In keeping with tomorrow night's holiday, we present a small musical danse macabre, but not the Saint-Saens version. Those of you with too vivid imaginations or weak nerves might want to take this opportunity to go see if the mail came early, or to polish the toaster.

Still with us? Okay. Here goes. On June 5, 1954, a solemn procession wove through the streets of Vienna, ending up in a mausoleum in Soviet-occupied Eisenstadt. There an urn was taken inside and placed in a copper casket next to a body. Franz Joseph Haydn was re-united.

With whom, you ask? To find out, let's go back 145 years, to June 1st, 1809. Haydn had died in Vienna the day before, at the age of 77. The city was occupied by French forces under Napoleon, and in order not to attract the attention of the enemy, the composer was quietly buried in the parish church. However, there being great scientific curiosity at this time about the shape of human skulls and what they revealed of their owners, a group of phrenologists bribed Haydn's friend Joseph Rosenbaum to produce the goods. Some cemetery workers made a little extra money that night and soon Joseph had gotten ahead. With no one the wiser.

Years passed. In 1820, Haydn's patron and Rosembaum's boss, Prince Nicolaus II Esterhazy decided to remove the composer's body for reburial at his estate, but it was discovered that the parts list didn't tally. Rosenbaum was immediately suspected and his house thoroughly searched. Every where but under the bed, where Frau Rosenbaum lay ill. Rosenbaum hinted that the head might possibly be located, for a price. When the goods were delivered it was obvious a substitution had been made.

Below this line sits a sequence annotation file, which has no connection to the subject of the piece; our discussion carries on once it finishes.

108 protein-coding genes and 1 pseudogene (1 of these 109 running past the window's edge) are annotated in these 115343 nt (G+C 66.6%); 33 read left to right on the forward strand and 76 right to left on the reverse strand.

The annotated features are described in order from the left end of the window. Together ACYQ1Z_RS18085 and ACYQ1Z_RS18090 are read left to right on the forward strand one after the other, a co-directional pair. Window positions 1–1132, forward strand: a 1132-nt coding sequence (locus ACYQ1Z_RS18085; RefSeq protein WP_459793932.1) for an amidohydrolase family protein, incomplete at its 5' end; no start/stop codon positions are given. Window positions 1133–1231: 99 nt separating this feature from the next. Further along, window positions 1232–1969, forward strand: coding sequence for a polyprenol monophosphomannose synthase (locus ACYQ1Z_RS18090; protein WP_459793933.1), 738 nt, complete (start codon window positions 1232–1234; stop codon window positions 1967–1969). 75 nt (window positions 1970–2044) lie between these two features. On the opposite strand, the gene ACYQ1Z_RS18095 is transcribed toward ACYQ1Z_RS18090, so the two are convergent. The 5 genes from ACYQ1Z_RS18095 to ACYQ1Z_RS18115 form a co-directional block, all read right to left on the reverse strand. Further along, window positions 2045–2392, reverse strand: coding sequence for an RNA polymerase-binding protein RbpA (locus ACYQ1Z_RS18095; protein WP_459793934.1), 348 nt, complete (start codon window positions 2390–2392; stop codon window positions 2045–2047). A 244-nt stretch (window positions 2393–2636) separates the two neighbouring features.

When the time later came for Rosenbaum to go to his own reward, he confessed to having the head, and bequeathed it to the Vienna Society of the Friends of Music. They would have been dismayed if they had known (pay close attention now) that Rosenbaum's physician had pulled off his own caper, substituted another head he must have had lying around, and given the Haydn skull to an Austrian professor. Who in turn died, and left it to the Pathological Museum at the University of Vienna. Learning they had been cheated of their inheritance, the musical Friends sued the Pathological boys, won, and placed the skull on display in their own museum in 1895, where the curious could view, and even handle it. (No, not that Handel). And there it sat until 1954, when Prince Paul Esterhazy talked the Friends of Music into letting it be reburied, along with its rightful owner. Papa Haydn no longer rested in pieces.

For Classical ninety-one five, betting they didn't teach you THAT in music appreciation, this is David Minor

© 1999 David Minor / Eagles Byte


Burk, Margaret & Hudson, Gary - Final Curtain: Eternal Resting Places of Hundreds of Stars, Celebrities, Moguls, Misers & Misfits (Seven Locks Press, Santa Ana, California, 1996)